Small Water System Regulatory


The Small Water System Regulatory Program works with local small water systems to implement federal and state regulations relating to drinking water. Adhering to these regulations helps to ensure every water system provides the safest and most reliable drinking water possible.

While Santa Cruz County drinking water supplies are generally of excellent quality, water from ground or surface sources is never pure. Water will often accumulate whatever it encounters, such as naturally occurring minerals, microorganisms, silt, organic matter and, at times, agricultural runoff. Some of these substances may even pose a health risk if not properly managed.

Note: This program does not oversee all water suppliers in the county. Some systems are regulated by the California Water Resources Control Board, Monterey District.

Water System Regulation

Systems with 1 to 4 connections are classified as Individual Water Systems. These systems are regulated by County Code (Chapter 7.73) and more information can be found here; Individual Water Systems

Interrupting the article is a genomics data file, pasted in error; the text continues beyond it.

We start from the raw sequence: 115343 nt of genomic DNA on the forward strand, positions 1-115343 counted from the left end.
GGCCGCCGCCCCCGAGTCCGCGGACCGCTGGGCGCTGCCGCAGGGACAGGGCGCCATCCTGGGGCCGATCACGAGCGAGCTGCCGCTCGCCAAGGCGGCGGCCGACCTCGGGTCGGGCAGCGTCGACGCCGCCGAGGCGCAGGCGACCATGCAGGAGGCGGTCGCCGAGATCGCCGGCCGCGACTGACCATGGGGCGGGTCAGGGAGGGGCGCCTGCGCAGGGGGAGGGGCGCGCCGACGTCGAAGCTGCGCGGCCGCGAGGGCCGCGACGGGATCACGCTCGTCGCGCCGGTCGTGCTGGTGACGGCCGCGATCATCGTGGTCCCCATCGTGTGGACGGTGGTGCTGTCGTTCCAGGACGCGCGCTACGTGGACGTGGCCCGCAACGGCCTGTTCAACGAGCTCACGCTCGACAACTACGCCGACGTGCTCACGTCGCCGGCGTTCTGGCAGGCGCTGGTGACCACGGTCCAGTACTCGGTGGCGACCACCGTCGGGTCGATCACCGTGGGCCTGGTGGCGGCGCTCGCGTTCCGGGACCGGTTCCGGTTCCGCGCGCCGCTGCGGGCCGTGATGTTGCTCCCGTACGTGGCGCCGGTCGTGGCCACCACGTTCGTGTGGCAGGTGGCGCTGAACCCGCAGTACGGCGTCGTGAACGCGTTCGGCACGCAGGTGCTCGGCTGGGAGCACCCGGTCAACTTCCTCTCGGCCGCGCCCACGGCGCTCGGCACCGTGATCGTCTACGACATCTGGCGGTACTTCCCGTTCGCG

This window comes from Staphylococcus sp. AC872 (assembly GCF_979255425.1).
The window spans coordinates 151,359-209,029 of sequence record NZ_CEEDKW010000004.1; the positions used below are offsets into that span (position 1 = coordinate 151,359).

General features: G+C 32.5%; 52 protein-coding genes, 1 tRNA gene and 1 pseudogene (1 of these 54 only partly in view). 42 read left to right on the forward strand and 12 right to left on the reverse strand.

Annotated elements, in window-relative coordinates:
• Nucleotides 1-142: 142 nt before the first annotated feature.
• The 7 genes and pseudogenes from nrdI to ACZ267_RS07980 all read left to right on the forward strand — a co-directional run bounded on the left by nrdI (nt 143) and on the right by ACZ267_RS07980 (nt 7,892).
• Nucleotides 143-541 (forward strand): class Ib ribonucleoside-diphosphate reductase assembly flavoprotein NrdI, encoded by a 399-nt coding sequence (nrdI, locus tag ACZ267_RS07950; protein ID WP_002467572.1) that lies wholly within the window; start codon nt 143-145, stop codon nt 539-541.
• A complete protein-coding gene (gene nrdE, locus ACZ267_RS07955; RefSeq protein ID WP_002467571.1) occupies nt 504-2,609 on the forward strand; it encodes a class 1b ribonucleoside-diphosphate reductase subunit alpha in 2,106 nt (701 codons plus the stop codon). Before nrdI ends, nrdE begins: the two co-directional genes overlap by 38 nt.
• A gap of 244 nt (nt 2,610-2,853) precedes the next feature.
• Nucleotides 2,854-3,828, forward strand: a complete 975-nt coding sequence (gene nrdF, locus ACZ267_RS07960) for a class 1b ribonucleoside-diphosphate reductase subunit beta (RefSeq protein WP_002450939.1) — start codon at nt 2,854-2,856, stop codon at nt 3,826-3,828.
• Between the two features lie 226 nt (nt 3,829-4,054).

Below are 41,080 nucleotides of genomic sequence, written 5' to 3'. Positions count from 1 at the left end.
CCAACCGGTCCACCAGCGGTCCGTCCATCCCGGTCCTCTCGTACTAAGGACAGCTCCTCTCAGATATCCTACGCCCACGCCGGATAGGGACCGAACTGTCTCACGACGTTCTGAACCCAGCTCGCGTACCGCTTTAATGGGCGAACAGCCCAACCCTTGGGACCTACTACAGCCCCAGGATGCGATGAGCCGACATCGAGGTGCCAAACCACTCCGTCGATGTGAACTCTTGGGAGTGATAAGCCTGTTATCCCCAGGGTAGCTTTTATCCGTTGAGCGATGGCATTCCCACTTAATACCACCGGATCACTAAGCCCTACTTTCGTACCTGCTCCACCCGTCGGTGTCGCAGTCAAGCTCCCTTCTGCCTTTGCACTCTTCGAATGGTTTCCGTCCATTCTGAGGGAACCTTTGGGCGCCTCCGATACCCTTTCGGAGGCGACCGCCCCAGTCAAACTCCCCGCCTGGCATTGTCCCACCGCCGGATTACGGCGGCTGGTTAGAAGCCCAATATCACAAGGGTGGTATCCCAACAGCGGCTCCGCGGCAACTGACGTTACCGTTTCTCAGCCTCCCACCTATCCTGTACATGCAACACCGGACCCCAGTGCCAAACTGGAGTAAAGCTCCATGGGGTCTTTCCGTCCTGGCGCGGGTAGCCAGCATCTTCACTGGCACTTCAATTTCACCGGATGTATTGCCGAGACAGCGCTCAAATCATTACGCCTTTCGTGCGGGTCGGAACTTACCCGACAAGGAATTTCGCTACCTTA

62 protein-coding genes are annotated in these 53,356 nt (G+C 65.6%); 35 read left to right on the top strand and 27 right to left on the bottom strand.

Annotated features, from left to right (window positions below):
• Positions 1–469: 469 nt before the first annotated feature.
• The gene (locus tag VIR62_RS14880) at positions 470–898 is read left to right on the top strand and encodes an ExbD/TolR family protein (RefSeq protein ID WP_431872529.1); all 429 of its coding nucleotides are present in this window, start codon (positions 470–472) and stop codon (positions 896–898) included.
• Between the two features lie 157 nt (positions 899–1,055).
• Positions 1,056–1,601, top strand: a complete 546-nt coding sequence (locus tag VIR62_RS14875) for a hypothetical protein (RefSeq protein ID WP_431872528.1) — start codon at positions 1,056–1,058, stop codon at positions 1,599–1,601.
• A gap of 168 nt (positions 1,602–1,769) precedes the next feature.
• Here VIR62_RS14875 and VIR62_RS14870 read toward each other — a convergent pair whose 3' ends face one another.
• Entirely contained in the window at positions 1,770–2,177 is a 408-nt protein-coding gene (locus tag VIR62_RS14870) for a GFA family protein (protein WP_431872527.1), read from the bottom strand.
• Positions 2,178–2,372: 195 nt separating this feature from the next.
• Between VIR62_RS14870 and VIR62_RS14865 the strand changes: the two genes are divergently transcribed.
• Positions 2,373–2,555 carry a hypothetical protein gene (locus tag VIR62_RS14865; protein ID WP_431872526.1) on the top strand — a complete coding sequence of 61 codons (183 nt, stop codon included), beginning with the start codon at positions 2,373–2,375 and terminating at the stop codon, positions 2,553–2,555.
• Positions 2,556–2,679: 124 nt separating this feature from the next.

Systems with 5 to 14 connections are classified as State Small Water Systems and are regulated by the Drinking Water Regulatory program under both County Code (Chapter 7.71) and State laws and regulations.

Systems with 15 to 199 connections are classified as Public Water Systems and regulated by both County Code (Chapter 7.71) and Federal and State law.  Public Water systems are divided into three groups:

  1. Community systems serve full time residences (homes)
  2. Non-transient, non-community systems serve the same group of people over a long period of time (schools, businesses)
  3. Transient non-community systems serve a variable group of people (campground).

As seen in the above diagram, Public Water Systems that have 200 or more connections, or use surface water for its water source, are regulated by the California Water Resources Control Board, Monterey District.

For more information on Public Water System types, please see the state guidance on how to determine water system type: Public Water System Types